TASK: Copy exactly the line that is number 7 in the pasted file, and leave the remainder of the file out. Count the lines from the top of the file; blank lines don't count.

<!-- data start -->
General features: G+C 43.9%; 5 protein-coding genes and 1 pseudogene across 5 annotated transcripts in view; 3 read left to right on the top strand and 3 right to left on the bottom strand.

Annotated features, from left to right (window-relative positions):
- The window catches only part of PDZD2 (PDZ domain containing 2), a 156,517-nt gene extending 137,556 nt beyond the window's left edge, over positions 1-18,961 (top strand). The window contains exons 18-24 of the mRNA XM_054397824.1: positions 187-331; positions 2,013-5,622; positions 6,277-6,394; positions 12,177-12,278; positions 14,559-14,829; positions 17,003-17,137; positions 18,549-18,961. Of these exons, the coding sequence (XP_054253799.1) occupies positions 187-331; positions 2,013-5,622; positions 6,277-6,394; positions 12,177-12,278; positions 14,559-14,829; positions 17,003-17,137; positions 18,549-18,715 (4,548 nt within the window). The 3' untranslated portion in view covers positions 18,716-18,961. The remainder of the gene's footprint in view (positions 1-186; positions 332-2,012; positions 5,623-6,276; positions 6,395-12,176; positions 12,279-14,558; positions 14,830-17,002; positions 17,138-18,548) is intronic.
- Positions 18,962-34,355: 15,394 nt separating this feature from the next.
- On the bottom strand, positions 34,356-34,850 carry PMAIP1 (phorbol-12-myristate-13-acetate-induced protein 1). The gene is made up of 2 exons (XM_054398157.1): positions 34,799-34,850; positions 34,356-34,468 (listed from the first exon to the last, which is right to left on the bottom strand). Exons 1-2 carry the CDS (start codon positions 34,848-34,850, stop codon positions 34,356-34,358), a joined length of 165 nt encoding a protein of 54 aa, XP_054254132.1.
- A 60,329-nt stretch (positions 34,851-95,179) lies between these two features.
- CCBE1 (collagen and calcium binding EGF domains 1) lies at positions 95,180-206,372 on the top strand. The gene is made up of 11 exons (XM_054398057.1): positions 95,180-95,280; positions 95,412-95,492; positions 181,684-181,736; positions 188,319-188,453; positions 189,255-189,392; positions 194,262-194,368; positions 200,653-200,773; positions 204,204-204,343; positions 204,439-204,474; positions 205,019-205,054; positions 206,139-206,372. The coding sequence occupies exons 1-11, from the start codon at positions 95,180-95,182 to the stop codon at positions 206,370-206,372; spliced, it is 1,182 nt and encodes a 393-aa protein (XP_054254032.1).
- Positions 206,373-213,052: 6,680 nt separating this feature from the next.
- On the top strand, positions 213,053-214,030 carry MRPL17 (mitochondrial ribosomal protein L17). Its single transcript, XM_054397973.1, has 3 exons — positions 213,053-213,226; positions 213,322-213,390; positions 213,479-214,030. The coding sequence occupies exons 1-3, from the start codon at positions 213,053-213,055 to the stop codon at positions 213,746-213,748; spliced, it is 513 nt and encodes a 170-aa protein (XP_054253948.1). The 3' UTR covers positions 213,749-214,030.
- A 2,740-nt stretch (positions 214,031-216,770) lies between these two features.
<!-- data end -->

- CCBE1 (collagen and calcium binding EGF domains 1) lies at positions 95,180-206,372 on the top strand. The gene is made up of 11 exons (XM_054398057.1): positions 95,180-95,280; positions 95,412-95,492; positions 181,684-181,736; positions 188,319-188,453; positions 189,255-189,392; positions 194,262-194,368; positions 200,653-200,773; positions 204,204-204,343; positions 204,439-204,474; positions 205,019-205,054; positions 206,139-206,372. The coding sequence occupies exons 1-11, from the start codon at positions 95,180-95,182 to the stop codon at positions 206,370-206,372; spliced, it is 1,182 nt and encodes a 393-aa protein (XP_054254032.1).